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Albert Washington Edit search Phrase match

 
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Exact matches: 1
Exact matches1
CD, LP, Vinyl record album cover art
Albert WashingtonSad & Lonely (180 gram pressing) (2019 Record Store Day Release) ... LP
Eastbound/Tidal Waves, 1973. New Copy (reissue)... $26.99
An obscure bit of heavy soul – and the only vocal album on the jazz-based Eastbound imprint of Detroit's legendary Westbound Records! Albert's a blues artist, and sings in a soulful electric style that's similar to some of the Stax work of Albert King – but which has a bit more of a funk twist to it. Albert's vocals are definitely in the bluesy mode, but the backing is more in a Memphis soul style, with hints of Stax production styles in the mix, and lots of swirling organ underneath the vocals, in that Hi Records mode from the early 70s. Titles include "You're Messing Up My Mind", "Mischievous", "Feel The Need", "I Can't Stand It No More", "No Matter What The Cost Might Be", and "My Mother's Prayer". A pretty solid soul album all the way through – with a strong deep soul feel that's different than the usual Westbound/Eastbound bag! LP, Vinyl record album
(2019 Record Store Day UK/EU release!)
 
Possible matches: 2
Possible matches2
CD, LP, Vinyl record album cover art
VariousSpotlight On Fraternity EP ... 7-inch
Ace (UK), Mid 60s. New Copy (pic cover)... $11.99
A great look at Fraternity Records – an Ohio company who never issued that many records back in the day, but who made some fantastic contributions to the scene! Fraternity is best known as the home to a few crossover rockers, but the company also recorded some great soul tracks too – following the lead of fellow Cincinnati label King Records, although maybe with a better ear for rock tracks than King would have as the 60s moved on. This beautiful 7" EP features four great tracks from Fraternity – "Jealous Woman" by Albert Washington & The Kings, "Rockin Pneumonia" by The Charmaines, "Walk Like A Man" by 2 Of Clubs, and "Sa Ba Hoola" by Lonnie Mack. 7-inch, Vinyl record

Possible matches3
CD, LP, Vinyl record album cover art
VariousWestbound Funk – Masterful Funk From The Detroit Powerhouse Labels Of Eastbound & Westbound ... LP
BGP (UK), Late 60s/Early 70s. New Copy 2LP ... $19.99 22.99
The title's almost redundant – as the words "Westbound" and "Funk" mean virtually the same thing! From the late 60s through the mid 70s, Westbound was one of the key record labels in the sound of raw heavy funk – working with hit groups like Funkadelic and the Ohio Players to craft a sound that laid the blueprint for countless other groups of the time, and also featuring a wealth of obscurer artists with an even harder-hitting sound! The key styles of Westbound and related jazz label Eastbound were heavy and fuzzy ones – picking up off the heady and trippy styles of the late 60s Detroit scene, mixing things up with MC5 guitars, Norman Whitfield bass, and deep underground Tribe-styled jazz touches. This 20 track masterpiece is a brilliant summation of the important Westbound sound – and includes a few hits, some funky 45 classics, and an even bigger number of tracks we might not have heard otherwise! The notes are great, the tunes are super-funky, and the whole thing's one of the best funky collections you could ever hope to purchase. Titles include "You're Messing Up My Mind" by Albert Washington, "Back To Funk" by Robert Lowe, "You Caught Me Smilin" by The 19th Whole, "Conga Man" by King Errison, "Shake Your Head" by Spanky Wilson, "I Love You" by The Motivations, "I Don't Know What It Is But It Sure Is Funky" by Mighty Elegant, "Crazy Legs" by Donald Austin, "Stone Thing (part 1)" by Alvin Cash, "RPM" by Boots, "Funky World (part 1)" by Silky Vincent, "Get Funky Sweet A Little Bit" by Jackie Harris & The Exciters, "I'll Bet You" by Funkadelic, and "Why Not Start All Over Again" by The Counts. LP, Vinyl record album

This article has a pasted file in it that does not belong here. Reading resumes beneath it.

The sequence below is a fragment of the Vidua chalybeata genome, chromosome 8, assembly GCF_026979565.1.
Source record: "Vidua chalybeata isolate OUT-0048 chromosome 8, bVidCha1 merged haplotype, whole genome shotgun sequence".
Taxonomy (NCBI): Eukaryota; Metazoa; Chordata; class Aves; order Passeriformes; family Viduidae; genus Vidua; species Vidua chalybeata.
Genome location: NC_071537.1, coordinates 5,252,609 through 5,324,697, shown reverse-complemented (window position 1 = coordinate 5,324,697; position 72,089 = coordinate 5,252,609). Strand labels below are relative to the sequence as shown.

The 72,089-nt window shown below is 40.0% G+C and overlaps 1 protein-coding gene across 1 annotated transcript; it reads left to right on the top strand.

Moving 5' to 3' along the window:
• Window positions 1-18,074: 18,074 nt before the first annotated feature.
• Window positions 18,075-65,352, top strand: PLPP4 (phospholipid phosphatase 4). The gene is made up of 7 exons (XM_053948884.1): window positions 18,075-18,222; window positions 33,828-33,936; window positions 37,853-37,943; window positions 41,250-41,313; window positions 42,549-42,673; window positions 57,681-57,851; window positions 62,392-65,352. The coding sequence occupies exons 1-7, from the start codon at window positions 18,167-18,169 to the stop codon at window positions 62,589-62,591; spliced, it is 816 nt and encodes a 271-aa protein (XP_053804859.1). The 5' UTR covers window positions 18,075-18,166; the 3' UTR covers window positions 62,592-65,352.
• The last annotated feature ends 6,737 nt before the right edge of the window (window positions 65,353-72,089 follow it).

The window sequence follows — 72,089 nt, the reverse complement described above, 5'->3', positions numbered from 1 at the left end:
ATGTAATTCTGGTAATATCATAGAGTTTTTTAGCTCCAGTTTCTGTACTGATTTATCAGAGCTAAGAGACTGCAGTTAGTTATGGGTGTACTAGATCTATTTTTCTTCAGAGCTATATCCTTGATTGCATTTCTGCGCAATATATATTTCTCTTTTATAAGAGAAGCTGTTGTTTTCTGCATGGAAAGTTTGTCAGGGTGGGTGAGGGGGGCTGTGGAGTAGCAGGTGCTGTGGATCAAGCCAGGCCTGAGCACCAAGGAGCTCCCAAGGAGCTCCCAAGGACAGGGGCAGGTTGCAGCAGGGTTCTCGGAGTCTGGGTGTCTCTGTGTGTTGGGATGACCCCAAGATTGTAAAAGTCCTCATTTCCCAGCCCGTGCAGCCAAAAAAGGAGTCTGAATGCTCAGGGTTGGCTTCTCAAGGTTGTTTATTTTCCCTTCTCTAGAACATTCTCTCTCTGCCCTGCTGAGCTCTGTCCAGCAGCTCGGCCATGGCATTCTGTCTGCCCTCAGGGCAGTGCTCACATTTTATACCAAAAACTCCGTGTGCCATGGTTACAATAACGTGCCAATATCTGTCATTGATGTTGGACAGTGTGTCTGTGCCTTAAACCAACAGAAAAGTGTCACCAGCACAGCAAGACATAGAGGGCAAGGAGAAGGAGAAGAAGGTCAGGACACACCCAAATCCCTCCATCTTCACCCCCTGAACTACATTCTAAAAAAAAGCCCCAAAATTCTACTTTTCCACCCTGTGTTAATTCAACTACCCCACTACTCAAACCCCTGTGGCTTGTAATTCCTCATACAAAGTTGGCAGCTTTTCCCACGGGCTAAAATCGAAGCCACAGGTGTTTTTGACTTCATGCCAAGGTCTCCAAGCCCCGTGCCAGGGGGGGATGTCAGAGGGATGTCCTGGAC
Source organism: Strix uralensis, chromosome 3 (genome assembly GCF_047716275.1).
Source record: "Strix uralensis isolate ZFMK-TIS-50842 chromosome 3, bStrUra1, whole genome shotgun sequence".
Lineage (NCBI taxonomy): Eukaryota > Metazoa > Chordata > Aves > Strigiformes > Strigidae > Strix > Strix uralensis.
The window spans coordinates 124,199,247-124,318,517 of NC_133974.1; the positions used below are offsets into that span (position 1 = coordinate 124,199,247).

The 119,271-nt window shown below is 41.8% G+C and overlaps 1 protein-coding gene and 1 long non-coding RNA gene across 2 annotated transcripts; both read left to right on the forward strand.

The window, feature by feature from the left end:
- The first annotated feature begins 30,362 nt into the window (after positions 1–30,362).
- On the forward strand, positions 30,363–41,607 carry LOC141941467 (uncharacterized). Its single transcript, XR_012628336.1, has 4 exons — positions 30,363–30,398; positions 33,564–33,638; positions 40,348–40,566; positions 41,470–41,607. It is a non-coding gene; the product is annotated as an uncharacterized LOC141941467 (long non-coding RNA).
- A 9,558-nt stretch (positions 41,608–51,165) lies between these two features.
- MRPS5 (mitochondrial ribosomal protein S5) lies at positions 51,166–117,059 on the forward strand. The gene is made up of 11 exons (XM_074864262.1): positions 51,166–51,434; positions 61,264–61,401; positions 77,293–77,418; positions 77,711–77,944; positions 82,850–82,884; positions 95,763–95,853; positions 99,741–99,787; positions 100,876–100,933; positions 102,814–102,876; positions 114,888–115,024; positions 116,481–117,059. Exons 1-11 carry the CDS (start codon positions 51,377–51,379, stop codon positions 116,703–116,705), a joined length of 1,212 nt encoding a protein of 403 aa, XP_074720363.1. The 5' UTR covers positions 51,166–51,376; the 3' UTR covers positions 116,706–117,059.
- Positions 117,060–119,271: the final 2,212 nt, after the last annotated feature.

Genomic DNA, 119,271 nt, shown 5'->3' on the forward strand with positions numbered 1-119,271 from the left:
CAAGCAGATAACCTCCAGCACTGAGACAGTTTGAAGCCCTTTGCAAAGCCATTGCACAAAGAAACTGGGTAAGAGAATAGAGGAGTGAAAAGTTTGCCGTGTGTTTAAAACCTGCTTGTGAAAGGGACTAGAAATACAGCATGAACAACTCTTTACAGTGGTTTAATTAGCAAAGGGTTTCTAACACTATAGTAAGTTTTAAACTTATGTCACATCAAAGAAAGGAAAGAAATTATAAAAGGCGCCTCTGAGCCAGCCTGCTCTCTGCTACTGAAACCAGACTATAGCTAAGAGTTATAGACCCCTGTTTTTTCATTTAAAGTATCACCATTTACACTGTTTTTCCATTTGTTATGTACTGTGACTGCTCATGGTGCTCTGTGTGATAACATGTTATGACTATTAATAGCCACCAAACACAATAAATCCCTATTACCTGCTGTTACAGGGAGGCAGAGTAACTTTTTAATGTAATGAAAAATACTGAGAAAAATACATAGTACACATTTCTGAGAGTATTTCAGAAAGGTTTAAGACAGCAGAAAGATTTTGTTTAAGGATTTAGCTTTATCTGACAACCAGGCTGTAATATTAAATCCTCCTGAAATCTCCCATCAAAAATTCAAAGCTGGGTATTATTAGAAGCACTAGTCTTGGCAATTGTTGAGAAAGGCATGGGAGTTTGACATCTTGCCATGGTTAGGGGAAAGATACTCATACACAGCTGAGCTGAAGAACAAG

Partial matches: 1
Partial matches4
CD, LP, Vinyl record album cover art
VariousKeep The Dream Alive – A Tribute To Mayor Harold Washington ... LP
Ecobert, 1988. Very Good+ ... $4.99
An obscure late 80s soul effort – dedicated to the memory of (then) recently-departed Harold Washington – the first African-American mayor of Chicago! The set's a batch of message-oriented soul tracks – most dealing with Washington's legacy in some way – and the album was put together by the team of Charles and Curtis Colbert. Jerry Butler and Albertina Walker both make an appearance on the set – but most of the other singers are lesser-knowns from Chicago. Titles include "Words To Harold", "Carry On", "For The Love", "Thank You", "He Was The One", "Friend Of Mine", and "Keep The Dream Alive". LP, Vinyl record album
(Cover has light edge wear.)
 
 
 



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